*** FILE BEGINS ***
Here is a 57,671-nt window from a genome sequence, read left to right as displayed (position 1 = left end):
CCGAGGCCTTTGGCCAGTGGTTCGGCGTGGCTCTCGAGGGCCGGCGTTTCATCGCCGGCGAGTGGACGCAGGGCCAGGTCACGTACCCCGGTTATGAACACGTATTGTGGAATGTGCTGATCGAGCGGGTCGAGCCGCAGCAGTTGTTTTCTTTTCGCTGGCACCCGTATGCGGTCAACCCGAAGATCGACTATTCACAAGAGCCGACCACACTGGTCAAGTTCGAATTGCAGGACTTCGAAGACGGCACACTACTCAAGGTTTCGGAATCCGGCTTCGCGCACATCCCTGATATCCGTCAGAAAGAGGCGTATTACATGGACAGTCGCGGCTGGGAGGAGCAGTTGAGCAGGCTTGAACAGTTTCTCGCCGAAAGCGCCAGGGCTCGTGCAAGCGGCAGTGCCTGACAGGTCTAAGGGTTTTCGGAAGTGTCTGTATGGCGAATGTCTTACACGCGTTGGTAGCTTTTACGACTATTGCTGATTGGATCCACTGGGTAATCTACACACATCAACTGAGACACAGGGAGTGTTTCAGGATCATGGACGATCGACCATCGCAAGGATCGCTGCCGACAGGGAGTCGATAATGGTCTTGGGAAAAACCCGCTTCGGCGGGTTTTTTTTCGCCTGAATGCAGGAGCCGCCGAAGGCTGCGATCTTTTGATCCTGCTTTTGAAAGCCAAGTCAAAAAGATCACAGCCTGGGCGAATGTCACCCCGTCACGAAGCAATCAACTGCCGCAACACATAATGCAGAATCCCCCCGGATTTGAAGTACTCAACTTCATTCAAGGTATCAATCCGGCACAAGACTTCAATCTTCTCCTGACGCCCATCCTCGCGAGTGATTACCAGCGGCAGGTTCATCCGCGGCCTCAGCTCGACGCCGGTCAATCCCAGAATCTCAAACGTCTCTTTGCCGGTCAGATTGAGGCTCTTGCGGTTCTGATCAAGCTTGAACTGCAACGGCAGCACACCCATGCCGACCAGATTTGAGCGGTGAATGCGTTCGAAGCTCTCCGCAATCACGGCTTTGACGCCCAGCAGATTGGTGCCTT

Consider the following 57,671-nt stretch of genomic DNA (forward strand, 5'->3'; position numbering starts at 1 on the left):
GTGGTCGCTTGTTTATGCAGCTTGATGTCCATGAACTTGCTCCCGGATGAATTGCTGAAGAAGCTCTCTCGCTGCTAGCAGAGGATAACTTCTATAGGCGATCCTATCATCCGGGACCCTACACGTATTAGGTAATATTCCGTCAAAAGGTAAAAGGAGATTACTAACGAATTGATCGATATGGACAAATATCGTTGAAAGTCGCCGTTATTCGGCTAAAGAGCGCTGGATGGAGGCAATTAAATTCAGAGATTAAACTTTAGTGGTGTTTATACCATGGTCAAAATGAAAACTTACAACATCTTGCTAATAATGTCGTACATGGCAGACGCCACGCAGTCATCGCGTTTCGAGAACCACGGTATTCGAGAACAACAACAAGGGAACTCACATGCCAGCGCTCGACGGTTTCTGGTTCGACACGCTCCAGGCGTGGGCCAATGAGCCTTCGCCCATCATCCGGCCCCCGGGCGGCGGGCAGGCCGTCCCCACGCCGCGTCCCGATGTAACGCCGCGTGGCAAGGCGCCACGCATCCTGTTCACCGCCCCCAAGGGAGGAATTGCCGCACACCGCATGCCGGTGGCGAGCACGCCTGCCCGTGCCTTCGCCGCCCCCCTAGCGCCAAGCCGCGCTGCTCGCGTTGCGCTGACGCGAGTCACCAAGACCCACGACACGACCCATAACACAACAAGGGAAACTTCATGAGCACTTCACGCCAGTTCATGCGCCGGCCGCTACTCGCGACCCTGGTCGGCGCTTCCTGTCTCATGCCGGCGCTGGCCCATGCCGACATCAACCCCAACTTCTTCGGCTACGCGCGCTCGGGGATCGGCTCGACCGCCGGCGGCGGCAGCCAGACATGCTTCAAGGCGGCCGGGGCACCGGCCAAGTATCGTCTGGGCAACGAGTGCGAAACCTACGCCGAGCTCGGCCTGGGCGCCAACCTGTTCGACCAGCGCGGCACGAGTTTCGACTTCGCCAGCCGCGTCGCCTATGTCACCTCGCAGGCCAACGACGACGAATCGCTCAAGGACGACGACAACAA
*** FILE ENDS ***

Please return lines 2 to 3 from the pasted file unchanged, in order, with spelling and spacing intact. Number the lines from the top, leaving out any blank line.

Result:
CCGAGGCCTTTGGCCAGTGGTTCGGCGTGGCTCTCGAGGGCCGGCGTTTCATCGCCGGCGAGTGGACGCAGGGCCAGGTCACGTACCCCGGTTATGAACACGTATTGTGGAATGTGCTGATCGAGCGGGTCGAGCCGCAGCAGTTGTTTTCTTTTCGCTGGCACCCGTATGCGGTCAACCCGAAGATCGACTATTCACAAGAGCCGACCACACTGGTCAAGTTCGAATTGCAGGACTTCGAAGACGGCACACTACTCAAGGTTTCGGAATCCGGCTTCGCGCACATCCCTGATATCCGTCAGAAAGAGGCGTATTACATGGACAGTCGCGGCTGGGAGGAGCAGTTGAGCAGGCTTGAACAGTTTCTCGCCGAAAGCGCCAGGGCTCGTGCAAGCGGCAGTGCCTGACAGGTCTAAGGGTTTTCGGAAGTGTCTGTATGGCGAATGTCTTACACGCGTTGGTAGCTTTTACGACTATTGCTGATTGGATCCACTGGGTAATCTACACACATCAACTGAGACACAGGGAGTGTTTCAGGATCATGGACGATCGACCATCGCAAGGATCGCTGCCGACAGGGAGTCGATAATGGTCTTGGGAAAAACCCGCTTCGGCGGGTTTTTTTTCGCCTGAATGCAGGAGCCGCCGAAGGCTGCGATCTTTTGATCCTGCTTTTGAAAGCCAAGTCAAAAAGATCACAGCCTGGGCGAATGTCACCCCGTCACGAAGCAATCAACTGCCGCAACACATAATGCAGAATCCCCCCGGATTTGAAGTACTCAACTTCATTCAAGGTATCAATCCGGCACAAGACTTCAATCTTCTCCTGACGCCCATCCTCGCGAGTGATTACCAGCGGCAGGTTCATCCGCGGCCTCAGCTCGACGCCGGTCAATCCCAGAATCTCAAACGTCTCTTTGCCGGTCAGATTGAGGCTCTTGCGGTTCTGATCAAGCTTGAACTGCAACGGCAGCACACCCATGCCGACCAGATTTGAGCGGTGAATGCGTTCGAAGCTCTCCGCAATCACGGCTTTGACGCCCAGCAGATTGGTGCCTT

Consider the following 57,671-nt stretch of genomic DNA (forward strand, 5'->3'; position numbering starts at 1 on the left):